16. I don’t care a hoot about any of these studies. I used to sell fancy ladies’ shoes at an upscale mall, and I’ve seen enough amazing bunions, hammertoes, etc. to last a lifetime. That’s what really started it for me, and the final catalyst was getting a dog that needed long walks every day. I transitioned to bare feet years ago, and prefer it above all else. My plantar fascism (yes, that’s right) went away, and only reappears in small instances when I’ve been on my feet too long. My toes are much happier, too, with room to breathe, and my pinky toes don’t crowd in. I wear my VFFs to the office, and either go barefoot or use my homemade ‘invisible shoes’ the rest of the time. Get lots of compliments/comments. However, winter is coming, and I’ll have to get creative this year. Last winter, I went back to my Doc Martens, and while they’re very comfy, I needed to transition all over again in the spring – my feet lost so much strength! Maybe I can talk my local cobbler into a flat sole for them…

    Erok wrote on October 16th, 2013
  17. I consider myself pretty minimalistic but have a high arch foot… so I’m not so much into barefoot running.

    But I am, however, going to try out Brooks new minimalistic shoe. I think it’s called Pureflow or PureConnect.

    As far as this whole barefoot phenomenom, I heard a lot about runners getting stress fractures because they didn’t smoothly transition from a highly cushioned shoe to practically nothing. Makes sense.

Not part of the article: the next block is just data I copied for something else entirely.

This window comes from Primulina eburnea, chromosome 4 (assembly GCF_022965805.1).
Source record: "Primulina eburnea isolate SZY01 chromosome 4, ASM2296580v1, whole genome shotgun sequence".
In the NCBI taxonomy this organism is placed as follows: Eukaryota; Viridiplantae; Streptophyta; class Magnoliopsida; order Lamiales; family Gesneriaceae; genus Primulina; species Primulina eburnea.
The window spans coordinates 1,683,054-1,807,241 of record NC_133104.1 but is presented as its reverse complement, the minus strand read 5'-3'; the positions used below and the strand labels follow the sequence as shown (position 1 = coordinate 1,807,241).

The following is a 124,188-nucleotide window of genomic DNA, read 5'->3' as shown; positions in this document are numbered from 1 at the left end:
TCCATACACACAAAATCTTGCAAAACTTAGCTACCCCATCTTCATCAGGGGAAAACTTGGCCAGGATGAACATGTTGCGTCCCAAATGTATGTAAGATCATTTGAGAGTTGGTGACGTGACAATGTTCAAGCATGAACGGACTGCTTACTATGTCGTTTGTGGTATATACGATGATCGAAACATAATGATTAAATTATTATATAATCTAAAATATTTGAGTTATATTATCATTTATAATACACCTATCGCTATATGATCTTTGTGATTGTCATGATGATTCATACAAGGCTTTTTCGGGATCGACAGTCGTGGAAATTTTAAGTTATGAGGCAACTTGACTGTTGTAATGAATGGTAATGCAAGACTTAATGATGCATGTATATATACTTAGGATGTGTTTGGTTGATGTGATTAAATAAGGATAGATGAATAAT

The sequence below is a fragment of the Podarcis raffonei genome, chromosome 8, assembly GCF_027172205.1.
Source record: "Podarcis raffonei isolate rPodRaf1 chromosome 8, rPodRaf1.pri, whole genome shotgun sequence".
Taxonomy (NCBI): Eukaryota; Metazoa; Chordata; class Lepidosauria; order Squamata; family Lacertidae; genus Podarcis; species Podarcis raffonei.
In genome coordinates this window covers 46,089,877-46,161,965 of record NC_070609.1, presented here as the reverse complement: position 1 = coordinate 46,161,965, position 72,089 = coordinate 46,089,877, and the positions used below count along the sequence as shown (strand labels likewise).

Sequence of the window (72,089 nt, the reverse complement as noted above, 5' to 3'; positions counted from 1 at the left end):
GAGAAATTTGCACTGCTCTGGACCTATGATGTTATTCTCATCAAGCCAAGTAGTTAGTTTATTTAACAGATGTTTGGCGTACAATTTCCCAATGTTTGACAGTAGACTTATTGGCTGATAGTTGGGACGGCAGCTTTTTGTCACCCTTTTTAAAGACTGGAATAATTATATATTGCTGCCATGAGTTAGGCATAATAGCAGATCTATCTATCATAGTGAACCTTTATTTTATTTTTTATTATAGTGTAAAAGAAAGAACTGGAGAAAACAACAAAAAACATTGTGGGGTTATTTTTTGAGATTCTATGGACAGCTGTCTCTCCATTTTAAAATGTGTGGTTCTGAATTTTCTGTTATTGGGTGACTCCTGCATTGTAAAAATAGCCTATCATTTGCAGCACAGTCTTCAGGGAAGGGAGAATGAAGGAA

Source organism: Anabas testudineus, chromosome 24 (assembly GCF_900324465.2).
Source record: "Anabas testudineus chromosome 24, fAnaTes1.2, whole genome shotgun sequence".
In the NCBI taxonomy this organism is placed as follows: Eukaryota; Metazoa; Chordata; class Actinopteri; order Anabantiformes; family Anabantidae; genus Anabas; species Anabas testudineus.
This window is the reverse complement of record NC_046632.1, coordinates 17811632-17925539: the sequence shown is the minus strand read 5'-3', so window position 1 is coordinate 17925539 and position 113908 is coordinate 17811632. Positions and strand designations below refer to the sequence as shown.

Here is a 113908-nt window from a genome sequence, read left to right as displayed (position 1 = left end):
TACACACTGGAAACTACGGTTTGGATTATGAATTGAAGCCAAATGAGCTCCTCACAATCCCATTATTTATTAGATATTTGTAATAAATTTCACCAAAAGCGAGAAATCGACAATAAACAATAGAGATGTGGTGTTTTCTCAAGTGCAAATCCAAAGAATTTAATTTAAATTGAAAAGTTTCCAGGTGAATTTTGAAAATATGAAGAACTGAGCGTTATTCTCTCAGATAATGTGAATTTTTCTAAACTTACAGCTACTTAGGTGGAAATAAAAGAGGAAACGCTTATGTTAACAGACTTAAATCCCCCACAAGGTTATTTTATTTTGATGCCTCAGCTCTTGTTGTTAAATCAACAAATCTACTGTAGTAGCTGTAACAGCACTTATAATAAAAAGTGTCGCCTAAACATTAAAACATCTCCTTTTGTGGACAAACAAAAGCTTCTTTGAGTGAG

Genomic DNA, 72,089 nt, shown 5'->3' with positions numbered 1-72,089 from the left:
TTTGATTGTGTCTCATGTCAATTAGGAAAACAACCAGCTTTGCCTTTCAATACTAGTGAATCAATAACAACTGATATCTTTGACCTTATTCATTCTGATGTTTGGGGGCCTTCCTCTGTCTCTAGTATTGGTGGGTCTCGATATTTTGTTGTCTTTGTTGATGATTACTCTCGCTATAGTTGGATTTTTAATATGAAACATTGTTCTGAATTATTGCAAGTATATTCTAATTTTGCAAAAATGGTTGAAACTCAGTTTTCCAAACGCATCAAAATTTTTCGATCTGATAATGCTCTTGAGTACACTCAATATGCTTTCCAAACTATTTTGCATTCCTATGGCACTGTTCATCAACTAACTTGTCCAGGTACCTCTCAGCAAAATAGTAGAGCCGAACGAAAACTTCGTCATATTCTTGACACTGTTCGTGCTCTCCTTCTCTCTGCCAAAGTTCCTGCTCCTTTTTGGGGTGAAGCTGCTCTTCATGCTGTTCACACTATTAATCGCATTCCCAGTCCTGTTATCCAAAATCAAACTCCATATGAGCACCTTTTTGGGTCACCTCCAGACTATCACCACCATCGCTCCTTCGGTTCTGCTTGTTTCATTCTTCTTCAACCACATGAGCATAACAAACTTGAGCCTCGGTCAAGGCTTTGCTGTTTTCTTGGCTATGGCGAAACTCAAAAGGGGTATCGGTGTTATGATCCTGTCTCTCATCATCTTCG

Jared wrote on October 16th, 2013
  18. Love my VFFs!! I don’t run much yet, and probably won’t run a lot in the future. I’ve had them for 2-1/2 years and my feet, legs, and back have never been in better shape. I used to see the Chiropractor every couple weeks. Now I haven’t seen him in over 6 months. I wear them when I’m not at work. Gotta wear dress shoes and haven’t found a good pair yet and VFF stopped making the Bormio last year. Hope I can find some MFW that is a little dressy and ok for the office.

    Bob wrote on October 16th, 2013
    • Check out terra firma and vivo barefoot. I wear the vivo barefoot RA on a daily basis to school (we have a formal dress code).

      Eric wrote on October 17th, 2013
  19. I find it hilarious that the ‘Media’ doesn’t see the irony writing articles implying something completely natural can be damaging! I’ve yet to hear of a baby being born other than naked, and that includes its feet!

    4 years of Vibram wearing (95% – the missing 5% is welly boots as Vibram haven’t quite cracked Scottish weather yet) my feet, particularly my knees, and back have never felt better – funny that!

    Kelda wrote on October 16th, 2013